The award, co-sponsored by Vernier and NSTA, is part of the NSTA Teacher Award Program. Each year, educators are recognized for their planned or current innovative use of data-collection technology.
Coyote Hills Elementary, Aurora, CO
STEM teacher Kathryn Eyolfson teaches her students about renewable and nonrenewable energy resources through inquiry and project-based learning. During one unit, fifth-grade students utilize Vernier technology as they apply science and engineering practices to construct wind turbines with the KidWind Advanced Wind Turbine Kit.
Metro East Montessori School, Granite City, IL
A collaborative land lease agreement with a nearby farm in southern Illinois allowed Carrie Herndon to create an outdoor science laboratory that allows her students to explore the 260-acre farm each week and engage in various hands-on data-collection investigations. In one investigation, students carefully observed a beehive on the farm, took pictures, and used Vernier sensors to collect and analyze data after they noticed the bees were behaving in an unusual manner.
Thomson Middle School, Centerville, GA
To help meet new state science standards, Terra McMillan creates lessons and units in which students collect, organize, and analyze data. Using her school’s solar array and the associated monitoring database, along with Vernier probeware, McMillan plans to implement even more inquiry-based data-collection experiments across all three of her school’s grade levels. For example, in seventh-grade Life Science, students will use CO2 Gas Sensors to learn how plants use energy from the sun during photosynthesis, acting almost like living solar panels.
Yuma High School, Yuma, CO
Physics students in Amy Melby’s class will participate in a study of the Greater Prairie-Chicken—a medium-sized bird that resides in sandhill prairies and congregates on special areas called leks during mating—to better understand whether the addition of wind turbines in the sandhills impacts the species. Students will visit a lek and record the various vocalizations produced by the birds using Vernier sensors and then visit a nearby wind turbine to record the sounds generated by the turbine. Recordings from the sites will be analyzed to determine if the sounds of a wind turbine could potentially interfere with communication among Greater Prairie-Chickens.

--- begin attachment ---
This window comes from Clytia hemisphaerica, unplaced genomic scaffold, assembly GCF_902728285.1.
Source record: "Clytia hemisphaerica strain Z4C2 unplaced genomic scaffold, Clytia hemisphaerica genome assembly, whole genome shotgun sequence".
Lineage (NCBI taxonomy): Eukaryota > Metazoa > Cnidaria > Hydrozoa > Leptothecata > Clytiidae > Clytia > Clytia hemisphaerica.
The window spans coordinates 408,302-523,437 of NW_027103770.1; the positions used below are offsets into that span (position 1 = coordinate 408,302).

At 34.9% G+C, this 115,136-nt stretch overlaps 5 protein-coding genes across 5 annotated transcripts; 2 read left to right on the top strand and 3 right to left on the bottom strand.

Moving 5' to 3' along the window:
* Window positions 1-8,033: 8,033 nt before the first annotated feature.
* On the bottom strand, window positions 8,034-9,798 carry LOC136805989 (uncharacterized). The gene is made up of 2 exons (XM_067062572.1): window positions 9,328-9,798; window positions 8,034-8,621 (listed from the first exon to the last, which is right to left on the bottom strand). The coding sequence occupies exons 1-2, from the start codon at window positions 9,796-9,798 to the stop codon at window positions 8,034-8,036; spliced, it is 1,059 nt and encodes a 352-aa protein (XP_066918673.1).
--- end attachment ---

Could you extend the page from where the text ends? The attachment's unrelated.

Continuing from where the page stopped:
Boston Day and Evening Academy, Roxbury, MA
Hannah Erickson’s school is located in a neighborhood of Boston with an asthma rate six times higher than the state average. Using Vernier sensors, Erickson plans to have her students gather data about atmospheric CO2 levels both in the school’s neighborhood and in a variety of other neighborhoods throughout the city. Students will analyze the data and then write a formal lab report as well as a letter to a local official illustrating their data-collection and analysis methods. Students will then offer possible next steps and solutions to address the problem of disproportionate access to clean air.
Dr. René Corrales
STAR Academic Center, Tucson, AZ
In Dr. René Corrales’ physics class, students study electric and magnetic field lines to see how those fields interact. In the lab, students map out electric field lines and equipotential surfaces using a capacitor made of aluminum foil electrodes, water as a dielectric medium, and Vernier sensors. Students use an LED that is powered by an electric field effect and a compass to see how changing the angle of the LED affects the brightness. They then compare that data to the actual field lines that they mapped out with the probes.
Craven Community College, New Bern, NC
In Donald Carpenetti’s Organic Chemistry II class, students are put in small groups to take part in original research projects involving data collection, such as developing a guided inquiry-based gas laws experiment incorporating pressure sensing technology and evaluating a solid mixture. These original research projects build more problem-solving and critical-thinking skills, give students a more realistic laboratory experience, and better prepare them for more advanced lab work. The vast array of Vernier sensors available, and their compact size, makes it possible for several groups of Carpenetti’s students to work on very different projects side by side in the same room.
Seven awards are available: one elementary, two middle school, three high school, and one college level. The awards, each valued at $5,500, include $1,000 in cash, $3,000 in Vernier technology, and up to $1,500 in expenses for attending the NSTA convention.
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